Niels Lyhne

On his second day in the field hospital, Niels grew more and more despondent from the nauseating stench in the room, and a yearning for fresh air and the desire to live had become strangely intertwined in his mind.  And yet there had been much beauty in his life, he thought, when he recalled the fresh breeze on the shore at home, the cool rustling in the beech forests of Sjaelland, the pure mountain air of Clarens, the gentle evening zephyr of Lago Di Garda.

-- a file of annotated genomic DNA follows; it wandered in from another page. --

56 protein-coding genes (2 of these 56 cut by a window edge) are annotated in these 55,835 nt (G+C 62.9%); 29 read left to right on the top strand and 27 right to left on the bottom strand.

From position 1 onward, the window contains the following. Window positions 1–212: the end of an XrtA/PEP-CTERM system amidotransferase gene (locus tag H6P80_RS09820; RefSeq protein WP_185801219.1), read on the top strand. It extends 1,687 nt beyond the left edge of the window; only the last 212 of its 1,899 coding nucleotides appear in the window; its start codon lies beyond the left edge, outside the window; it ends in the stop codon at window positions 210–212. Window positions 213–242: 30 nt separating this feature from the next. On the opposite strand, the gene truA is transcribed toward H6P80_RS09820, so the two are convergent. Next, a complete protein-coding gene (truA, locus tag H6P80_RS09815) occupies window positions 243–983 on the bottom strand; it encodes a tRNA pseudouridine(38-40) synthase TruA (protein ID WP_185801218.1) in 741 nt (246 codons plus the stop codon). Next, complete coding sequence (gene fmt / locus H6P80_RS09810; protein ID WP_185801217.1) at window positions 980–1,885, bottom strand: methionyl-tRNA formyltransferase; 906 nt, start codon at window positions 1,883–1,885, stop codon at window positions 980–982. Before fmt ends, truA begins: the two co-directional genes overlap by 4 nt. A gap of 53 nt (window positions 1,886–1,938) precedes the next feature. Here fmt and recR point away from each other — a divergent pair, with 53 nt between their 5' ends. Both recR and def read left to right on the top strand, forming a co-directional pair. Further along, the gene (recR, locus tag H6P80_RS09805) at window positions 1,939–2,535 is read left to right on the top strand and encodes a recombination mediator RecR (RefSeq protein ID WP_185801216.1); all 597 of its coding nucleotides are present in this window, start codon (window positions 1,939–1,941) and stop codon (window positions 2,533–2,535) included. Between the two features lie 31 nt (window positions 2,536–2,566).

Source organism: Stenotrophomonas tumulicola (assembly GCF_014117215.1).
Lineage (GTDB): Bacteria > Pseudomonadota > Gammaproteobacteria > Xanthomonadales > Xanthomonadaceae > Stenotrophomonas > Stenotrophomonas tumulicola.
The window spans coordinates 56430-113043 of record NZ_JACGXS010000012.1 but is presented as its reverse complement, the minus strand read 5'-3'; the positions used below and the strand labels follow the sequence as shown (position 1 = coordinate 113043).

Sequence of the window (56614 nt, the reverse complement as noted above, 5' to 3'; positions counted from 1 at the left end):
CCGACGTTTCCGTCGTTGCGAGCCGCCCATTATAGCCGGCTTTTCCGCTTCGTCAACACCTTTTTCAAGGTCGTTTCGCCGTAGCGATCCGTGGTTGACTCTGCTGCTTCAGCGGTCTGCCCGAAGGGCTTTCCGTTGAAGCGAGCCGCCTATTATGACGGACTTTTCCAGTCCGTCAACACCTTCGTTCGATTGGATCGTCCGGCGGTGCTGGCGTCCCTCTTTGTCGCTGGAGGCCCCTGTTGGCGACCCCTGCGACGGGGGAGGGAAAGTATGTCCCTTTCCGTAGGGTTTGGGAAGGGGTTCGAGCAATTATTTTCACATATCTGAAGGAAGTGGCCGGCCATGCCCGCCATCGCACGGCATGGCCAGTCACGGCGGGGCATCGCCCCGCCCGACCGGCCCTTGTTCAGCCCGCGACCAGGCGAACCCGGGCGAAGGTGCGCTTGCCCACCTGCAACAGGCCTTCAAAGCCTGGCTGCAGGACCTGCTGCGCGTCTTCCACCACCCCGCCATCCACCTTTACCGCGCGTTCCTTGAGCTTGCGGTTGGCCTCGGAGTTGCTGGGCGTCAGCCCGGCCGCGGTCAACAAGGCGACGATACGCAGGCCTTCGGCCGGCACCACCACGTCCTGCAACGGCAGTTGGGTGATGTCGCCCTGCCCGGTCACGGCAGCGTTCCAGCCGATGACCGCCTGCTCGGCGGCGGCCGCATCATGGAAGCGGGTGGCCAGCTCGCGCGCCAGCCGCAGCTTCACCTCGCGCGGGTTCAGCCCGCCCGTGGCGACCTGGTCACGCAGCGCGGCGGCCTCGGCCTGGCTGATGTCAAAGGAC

But whenever he thought about the people, his mind would feel sick again.  He called them up before him, one by one, and all of them walked past him and left him alone, and not one of them remained.  But how had he held on to them?  Had he been faithful?  It was simply that he had been slower to let go.  Not, that was not it at all. It was the great sadness that a soul is always alone.  Any belief in the merging of one soul with another is a lie.  Not the mother who took you onto her lap, not a friend, not the wife who rested next to your heart …

From Niels Lyhne, by Jens Peter Jacobsen (1880)


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